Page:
Victoria, Australia, will hold a state-wide audit of recycling facilities and increase the power of the Environment Protection Authority (EPA) after a huge acrid fire in Melbourne's forced the evacuation of nearby residents.
Stockpiles of paper and plastics burned at the Coolaroo facility , sending thick smoke across Melbourne's north and west for days.
Locals said they were angry and frustrated, with a number of fires breaking out at the facility in recent years.
The Victoria Minister for Energy and Environment, Lily D'Ambrosio, said the Government would work to make sure a fire such as this never happened again.
"There's a lot of questions that have been asked, quite rightly, a lot of answers that do need to be provided to the community," she said.
She said a joint taskforce between the EPA, Metropolitan Fire Brigade, Country Fire Brigade and Emergency Management Victoria will audit all recycling facilities across the state.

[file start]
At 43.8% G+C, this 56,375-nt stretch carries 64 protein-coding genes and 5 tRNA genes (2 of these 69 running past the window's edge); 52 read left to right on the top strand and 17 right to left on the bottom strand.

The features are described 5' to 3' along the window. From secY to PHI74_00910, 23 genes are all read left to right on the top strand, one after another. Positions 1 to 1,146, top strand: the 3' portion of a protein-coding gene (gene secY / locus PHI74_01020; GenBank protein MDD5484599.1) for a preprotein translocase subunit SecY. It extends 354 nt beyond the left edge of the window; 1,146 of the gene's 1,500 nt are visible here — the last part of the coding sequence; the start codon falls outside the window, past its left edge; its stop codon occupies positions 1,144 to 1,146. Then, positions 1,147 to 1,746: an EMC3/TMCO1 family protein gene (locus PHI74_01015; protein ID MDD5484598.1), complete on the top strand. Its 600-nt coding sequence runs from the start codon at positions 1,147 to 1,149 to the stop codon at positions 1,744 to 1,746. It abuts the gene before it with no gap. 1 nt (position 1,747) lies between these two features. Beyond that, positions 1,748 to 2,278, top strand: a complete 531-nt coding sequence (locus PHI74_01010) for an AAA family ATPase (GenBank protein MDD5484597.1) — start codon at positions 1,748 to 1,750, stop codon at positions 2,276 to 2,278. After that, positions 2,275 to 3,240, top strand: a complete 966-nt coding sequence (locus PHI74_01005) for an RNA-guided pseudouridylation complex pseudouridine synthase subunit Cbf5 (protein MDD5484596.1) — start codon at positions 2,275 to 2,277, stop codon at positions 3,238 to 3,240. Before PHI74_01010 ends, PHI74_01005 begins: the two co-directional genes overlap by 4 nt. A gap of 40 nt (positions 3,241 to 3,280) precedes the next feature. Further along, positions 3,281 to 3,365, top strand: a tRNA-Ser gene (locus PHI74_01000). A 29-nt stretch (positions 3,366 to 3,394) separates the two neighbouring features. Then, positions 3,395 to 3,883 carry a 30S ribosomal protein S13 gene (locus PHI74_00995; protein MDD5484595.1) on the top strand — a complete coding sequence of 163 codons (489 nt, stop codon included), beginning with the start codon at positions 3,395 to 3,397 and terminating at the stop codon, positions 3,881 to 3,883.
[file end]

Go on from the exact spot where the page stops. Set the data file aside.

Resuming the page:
"That will be to ascertain risk and mitigation factors, and measures that ought to be in place, should be in place," she said.
The EPA will be given additional interim powers to manage those facilities to better meet community standards, while a new licencing regime will also be introduced to create an additional layer of obligation, Ms D'Ambrosio said.
The CEO of the Australian Council of Recycling had earlier said Victoria's regulation of stockpiled landfills, like the Coolaroo plant, was lagging behind other states.
"It's absolutely disgraceful. In other neighbouring jurisdictions, you simply aren't allowed to have stockpiles of that size, I think the State Government has certainly been caught napping," Grant Musgrove said.
"The Government also has vast resources at its disposal to prevent such incidents, specifically half a billion dollars in the sustainability fund derived from landfill levy revenue, which isn't being deployed for its legislated purpose, which is resource recovery."
"I've made representations over a long period of time in relation to Victoria's stockpiles, whether it be tyres or plastics. It's the equivalent of an oil fire and it simply shouldn't be allowed to happen."
Mr Musgrove said the recycling industry had worked closely with South Australian and New South Wales governments, in particular, to reduce stockpiles in those states, which have penalties if companies go over the legal limit.
He said with responsibility falling across a number of government agencies - the Environmental Protection Authority, the Department of Environment, Land and Water and Planning, and Sustainability Victoria - there was "no cohesive strategy".